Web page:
- Using inappropriate comparisons: In the CDC/DOH study there was a delay of months to a year between the time residents in homes with the worst lead-in-water problems were informed that their water was contaminated (and took measures to protect themselves from exposure) and the time their blood was tested for lead. Because the half-life of lead in blood is 28-36 days, blood lead levels tend to drop relatively quickly when the exposure source is eliminated. Moreover, all 17 children included in this analysis were using bottled or filtered water at the time of their blood test. As a result, this study had no chance of detecting the harm done to DC residents from excessively high lead-in-water levels, contrary to the public presentation of the data as "worst case."
The recent study demonstrates that the 2001-2004 lead-in-water crisis had many more adverse impacts and affected far more children than previously believed. There is no medical intervention that can help children already exposed, but we can and must continue working to understand the causes and extent of this problem and prevent further exposures. We know that exposure to lead at the levels reported are likely to cause a population decrease in IQ and educational performance. The presence of this toxin in our water supply has a negative impact on children in DC.In his response, Dr. Frumkin did not address our suggestion. Instead, he remarked that WASA's "persistent misstatement" that CDC/DOH identified no harm from the 2001-2004 lead-in-water crisis was "regrettable." And he closed with one last defending statement about his agency's misleading report: that it concluded with the clear message that "public health interventions should focus on eliminating all lead exposure in children."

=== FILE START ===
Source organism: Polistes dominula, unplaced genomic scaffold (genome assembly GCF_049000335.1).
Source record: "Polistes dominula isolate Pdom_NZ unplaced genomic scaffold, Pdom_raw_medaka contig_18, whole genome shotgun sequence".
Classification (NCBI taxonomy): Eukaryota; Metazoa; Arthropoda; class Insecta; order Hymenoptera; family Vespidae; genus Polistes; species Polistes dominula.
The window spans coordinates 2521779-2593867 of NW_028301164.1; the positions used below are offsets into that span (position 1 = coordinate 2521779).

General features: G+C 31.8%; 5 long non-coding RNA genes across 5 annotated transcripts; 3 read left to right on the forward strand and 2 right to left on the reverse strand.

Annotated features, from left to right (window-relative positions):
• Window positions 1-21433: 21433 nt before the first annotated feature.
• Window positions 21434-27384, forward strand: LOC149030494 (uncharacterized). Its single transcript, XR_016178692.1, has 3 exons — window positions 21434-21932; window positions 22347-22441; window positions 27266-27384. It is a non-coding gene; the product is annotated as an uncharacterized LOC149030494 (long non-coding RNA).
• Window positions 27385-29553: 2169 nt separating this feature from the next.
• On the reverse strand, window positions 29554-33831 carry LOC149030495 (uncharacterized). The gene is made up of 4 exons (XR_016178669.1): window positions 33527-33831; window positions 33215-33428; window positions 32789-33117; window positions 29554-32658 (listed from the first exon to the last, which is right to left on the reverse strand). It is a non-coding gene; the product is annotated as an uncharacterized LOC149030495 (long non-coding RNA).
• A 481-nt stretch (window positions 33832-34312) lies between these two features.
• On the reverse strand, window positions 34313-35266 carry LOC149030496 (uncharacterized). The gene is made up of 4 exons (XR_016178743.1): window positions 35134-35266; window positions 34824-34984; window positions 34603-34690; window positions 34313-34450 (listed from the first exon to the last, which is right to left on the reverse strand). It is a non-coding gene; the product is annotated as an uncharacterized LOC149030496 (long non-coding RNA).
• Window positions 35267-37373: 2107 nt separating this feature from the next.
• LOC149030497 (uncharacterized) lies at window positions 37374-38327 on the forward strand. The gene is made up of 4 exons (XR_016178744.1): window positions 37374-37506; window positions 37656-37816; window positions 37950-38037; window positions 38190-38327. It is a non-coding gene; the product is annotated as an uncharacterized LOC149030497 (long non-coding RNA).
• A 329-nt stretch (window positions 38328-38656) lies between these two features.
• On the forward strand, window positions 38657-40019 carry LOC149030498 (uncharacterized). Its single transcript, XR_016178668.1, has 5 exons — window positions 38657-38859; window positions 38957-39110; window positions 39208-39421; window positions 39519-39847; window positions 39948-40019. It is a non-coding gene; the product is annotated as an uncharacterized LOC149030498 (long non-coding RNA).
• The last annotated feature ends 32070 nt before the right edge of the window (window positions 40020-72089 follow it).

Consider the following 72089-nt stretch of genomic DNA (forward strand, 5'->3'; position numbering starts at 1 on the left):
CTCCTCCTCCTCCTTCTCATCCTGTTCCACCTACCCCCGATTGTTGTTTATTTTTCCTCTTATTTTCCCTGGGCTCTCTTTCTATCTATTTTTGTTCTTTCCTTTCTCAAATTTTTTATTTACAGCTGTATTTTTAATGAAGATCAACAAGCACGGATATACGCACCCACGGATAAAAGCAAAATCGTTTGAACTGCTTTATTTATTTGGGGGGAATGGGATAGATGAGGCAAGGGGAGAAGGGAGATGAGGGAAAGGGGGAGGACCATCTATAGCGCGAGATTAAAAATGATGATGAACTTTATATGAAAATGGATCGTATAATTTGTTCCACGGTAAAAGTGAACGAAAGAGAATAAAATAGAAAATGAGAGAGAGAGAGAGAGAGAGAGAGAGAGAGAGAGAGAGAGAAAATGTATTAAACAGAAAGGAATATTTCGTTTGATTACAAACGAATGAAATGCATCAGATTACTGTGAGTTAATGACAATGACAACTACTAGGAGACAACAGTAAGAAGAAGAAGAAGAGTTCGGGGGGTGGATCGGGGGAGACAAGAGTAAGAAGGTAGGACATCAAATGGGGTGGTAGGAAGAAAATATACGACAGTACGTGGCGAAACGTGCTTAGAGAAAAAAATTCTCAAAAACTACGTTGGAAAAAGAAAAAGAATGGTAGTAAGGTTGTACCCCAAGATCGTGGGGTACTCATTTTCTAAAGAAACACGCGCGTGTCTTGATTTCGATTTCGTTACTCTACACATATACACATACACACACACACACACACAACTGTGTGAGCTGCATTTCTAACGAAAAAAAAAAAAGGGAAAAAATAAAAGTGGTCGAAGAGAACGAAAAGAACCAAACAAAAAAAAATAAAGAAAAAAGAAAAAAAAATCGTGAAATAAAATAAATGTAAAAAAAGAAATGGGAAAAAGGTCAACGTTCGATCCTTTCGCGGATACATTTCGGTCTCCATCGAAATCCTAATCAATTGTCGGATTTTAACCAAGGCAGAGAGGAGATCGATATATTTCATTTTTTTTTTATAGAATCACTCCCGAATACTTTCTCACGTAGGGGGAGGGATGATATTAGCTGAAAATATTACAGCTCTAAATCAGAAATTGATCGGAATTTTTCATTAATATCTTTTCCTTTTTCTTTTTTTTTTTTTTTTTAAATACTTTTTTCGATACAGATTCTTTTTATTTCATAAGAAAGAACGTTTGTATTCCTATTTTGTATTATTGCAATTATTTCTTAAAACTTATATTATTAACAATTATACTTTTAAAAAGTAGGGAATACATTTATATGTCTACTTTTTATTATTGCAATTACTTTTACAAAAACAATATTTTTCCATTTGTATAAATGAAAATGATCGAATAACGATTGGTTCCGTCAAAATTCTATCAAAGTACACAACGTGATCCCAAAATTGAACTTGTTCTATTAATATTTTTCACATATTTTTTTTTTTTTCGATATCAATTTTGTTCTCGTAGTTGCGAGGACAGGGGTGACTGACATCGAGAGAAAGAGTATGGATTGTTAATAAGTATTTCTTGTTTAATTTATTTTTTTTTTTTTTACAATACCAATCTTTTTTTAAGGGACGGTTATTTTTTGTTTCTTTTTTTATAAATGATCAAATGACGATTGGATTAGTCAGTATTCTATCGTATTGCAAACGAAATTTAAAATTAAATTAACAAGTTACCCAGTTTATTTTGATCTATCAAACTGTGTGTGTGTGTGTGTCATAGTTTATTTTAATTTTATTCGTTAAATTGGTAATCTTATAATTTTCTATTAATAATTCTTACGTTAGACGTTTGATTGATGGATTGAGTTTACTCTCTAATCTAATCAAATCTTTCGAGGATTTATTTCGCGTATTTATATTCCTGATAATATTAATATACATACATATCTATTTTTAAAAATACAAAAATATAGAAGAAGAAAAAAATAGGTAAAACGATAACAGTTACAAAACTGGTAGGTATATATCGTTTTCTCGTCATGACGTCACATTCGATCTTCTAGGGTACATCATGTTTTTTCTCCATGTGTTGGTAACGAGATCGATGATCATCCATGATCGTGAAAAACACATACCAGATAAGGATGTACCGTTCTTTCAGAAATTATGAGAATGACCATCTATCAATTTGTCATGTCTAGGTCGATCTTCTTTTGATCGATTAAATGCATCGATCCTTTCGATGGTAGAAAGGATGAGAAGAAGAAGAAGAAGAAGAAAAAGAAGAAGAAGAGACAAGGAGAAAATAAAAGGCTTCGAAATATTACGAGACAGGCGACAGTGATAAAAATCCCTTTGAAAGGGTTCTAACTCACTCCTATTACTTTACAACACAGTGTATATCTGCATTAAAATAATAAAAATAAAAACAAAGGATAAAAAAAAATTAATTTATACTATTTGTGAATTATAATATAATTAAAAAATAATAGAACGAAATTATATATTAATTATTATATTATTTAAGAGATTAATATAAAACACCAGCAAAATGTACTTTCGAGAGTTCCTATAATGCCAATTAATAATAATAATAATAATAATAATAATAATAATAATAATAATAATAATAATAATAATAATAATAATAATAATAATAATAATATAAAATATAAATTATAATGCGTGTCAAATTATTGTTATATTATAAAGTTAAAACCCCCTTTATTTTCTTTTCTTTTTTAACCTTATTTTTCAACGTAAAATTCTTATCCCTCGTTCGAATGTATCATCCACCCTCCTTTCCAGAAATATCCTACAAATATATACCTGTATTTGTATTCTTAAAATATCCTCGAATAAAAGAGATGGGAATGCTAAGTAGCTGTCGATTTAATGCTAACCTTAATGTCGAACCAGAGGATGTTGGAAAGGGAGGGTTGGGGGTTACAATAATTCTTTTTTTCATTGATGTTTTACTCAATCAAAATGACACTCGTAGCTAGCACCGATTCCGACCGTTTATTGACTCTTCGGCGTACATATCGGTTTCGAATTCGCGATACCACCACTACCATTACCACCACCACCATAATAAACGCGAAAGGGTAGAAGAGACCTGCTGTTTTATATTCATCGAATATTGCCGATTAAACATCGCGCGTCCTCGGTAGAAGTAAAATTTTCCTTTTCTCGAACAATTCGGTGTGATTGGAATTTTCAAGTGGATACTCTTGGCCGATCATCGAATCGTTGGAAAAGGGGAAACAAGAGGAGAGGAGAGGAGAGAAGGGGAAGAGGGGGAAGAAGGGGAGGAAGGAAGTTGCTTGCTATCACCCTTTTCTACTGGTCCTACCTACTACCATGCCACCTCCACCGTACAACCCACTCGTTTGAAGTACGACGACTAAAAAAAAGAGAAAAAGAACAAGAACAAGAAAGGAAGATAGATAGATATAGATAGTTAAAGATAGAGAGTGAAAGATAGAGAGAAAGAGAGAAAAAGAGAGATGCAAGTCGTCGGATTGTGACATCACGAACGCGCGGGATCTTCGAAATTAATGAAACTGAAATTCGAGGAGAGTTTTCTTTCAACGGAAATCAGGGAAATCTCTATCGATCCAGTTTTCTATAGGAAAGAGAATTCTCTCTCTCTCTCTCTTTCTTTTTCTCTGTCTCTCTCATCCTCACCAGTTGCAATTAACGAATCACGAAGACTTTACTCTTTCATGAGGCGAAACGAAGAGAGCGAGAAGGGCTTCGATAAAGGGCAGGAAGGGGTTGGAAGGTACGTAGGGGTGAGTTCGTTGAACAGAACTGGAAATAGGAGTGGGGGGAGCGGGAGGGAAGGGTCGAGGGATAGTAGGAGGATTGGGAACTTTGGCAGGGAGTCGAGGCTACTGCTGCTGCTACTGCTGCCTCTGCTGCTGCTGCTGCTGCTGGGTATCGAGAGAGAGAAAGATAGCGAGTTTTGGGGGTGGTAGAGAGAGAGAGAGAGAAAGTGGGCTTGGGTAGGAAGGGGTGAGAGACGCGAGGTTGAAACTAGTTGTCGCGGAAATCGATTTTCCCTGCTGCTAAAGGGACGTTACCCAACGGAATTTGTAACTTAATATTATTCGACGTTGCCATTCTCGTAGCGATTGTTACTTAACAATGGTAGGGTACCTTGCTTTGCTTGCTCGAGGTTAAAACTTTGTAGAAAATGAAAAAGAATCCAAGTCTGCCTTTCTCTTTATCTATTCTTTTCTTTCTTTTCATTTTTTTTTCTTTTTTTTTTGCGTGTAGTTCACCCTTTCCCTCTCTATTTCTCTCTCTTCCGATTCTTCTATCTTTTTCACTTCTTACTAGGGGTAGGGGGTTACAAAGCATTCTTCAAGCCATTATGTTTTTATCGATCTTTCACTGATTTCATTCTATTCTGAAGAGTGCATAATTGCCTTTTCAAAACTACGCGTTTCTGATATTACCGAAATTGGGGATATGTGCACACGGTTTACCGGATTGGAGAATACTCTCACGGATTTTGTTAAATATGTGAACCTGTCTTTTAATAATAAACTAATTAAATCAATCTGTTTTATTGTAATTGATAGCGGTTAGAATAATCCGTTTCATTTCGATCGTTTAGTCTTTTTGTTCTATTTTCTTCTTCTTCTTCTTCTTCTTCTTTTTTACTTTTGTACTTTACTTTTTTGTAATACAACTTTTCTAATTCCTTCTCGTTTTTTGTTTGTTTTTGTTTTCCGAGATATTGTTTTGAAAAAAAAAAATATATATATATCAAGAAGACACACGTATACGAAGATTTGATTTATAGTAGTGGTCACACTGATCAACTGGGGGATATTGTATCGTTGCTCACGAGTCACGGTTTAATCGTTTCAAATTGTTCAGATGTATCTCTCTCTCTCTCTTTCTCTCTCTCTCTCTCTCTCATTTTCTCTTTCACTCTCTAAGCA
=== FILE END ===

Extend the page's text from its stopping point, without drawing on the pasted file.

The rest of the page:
Since questions remain about the quality of DC water, we encourage residents, particularly those with children or who are pregnant, to carefully follow the advice issued by DC WASA, the DC Department of Health, and the Centers for Disease Control and Prevention. This includes never using hot tap water for cooking or drinking and running the tap for 2 minutes before use for cooking and drinking, if water has been stagnant for several hours. Commercially available water filters recognized by the National Sanitation Foundation for filtering lead are also effective. These precautions are even more important when tap water is used for mixing infant formula, powdered milk, or juices.
What a marvelous truism...
Video excerpt: 9/22/04, former DC Council Member Carol Schwartz, then Chair of the Committee on Public Works and the Environment that oversaw WASA, responds with jubilation to the news that none of the residents living in homes with the highest lead-in-water levels were harmed from the 2001-2004 contamination. Today we know that this CDC/DOH "study" had no chance of detecting harm from the years of high lead. Its first author, Mary Jean Brown, ScD, RN, Chief of the CDC's Lead Poisoning Prevention Branch has now admitted that the work was "clearly" not scientific.